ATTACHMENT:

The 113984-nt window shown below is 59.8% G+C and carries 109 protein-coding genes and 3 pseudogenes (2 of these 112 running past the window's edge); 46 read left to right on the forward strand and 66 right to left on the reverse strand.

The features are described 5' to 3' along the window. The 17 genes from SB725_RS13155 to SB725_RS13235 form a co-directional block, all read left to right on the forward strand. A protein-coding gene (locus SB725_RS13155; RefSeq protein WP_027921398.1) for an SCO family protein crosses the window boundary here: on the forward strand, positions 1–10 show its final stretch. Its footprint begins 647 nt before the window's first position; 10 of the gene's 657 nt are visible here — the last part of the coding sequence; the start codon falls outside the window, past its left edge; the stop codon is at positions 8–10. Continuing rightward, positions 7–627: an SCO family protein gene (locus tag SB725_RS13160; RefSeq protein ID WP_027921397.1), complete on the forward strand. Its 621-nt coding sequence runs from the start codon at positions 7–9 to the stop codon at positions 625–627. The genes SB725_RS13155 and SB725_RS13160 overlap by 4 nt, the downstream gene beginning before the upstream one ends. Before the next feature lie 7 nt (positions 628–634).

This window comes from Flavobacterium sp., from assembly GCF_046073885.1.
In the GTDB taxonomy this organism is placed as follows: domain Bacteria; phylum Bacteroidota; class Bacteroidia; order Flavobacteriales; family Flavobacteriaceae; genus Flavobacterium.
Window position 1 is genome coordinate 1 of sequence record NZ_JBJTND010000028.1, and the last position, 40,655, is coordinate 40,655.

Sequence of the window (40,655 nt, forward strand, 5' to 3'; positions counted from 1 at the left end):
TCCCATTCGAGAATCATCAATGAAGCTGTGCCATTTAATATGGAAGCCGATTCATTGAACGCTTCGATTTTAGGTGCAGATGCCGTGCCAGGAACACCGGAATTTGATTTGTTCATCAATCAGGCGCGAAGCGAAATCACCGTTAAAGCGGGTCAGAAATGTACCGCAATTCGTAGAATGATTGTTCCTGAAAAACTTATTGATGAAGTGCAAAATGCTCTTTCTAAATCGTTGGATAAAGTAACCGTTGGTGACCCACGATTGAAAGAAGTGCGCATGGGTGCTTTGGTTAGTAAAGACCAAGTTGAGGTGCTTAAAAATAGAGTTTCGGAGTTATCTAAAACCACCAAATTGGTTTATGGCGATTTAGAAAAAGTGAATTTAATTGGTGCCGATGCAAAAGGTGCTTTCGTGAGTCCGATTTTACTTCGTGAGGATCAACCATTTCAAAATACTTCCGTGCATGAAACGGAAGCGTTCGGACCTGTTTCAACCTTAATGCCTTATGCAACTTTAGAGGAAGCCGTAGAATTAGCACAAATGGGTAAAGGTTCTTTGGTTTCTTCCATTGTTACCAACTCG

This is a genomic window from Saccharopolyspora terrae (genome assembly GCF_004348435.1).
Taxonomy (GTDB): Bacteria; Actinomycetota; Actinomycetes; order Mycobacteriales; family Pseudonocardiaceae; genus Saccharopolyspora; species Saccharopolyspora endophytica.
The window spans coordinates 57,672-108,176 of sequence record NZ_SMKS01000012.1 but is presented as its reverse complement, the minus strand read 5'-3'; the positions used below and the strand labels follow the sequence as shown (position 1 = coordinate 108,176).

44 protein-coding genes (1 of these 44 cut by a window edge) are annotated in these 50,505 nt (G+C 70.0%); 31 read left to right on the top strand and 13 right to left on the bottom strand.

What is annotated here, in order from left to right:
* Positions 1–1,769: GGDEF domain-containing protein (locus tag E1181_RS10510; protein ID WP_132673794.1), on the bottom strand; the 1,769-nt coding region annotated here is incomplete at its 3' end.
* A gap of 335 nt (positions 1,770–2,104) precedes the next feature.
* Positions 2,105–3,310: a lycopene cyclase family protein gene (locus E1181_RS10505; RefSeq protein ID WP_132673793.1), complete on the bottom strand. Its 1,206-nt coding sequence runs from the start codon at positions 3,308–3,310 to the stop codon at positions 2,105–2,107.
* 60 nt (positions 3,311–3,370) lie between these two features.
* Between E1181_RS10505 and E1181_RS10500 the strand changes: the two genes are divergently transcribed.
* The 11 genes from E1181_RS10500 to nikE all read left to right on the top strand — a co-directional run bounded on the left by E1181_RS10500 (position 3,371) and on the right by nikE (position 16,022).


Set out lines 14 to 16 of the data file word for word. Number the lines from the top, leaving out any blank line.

* A gap of 335 nt (positions 1,770–2,104) precedes the next feature.
* Positions 2,105–3,310: a lycopene cyclase family protein gene (locus E1181_RS10505; RefSeq protein ID WP_132673793.1), complete on the bottom strand. Its 1,206-nt coding sequence runs from the start codon at positions 3,308–3,310 to the stop codon at positions 2,105–2,107.
* 60 nt (positions 3,311–3,370) lie between these two features.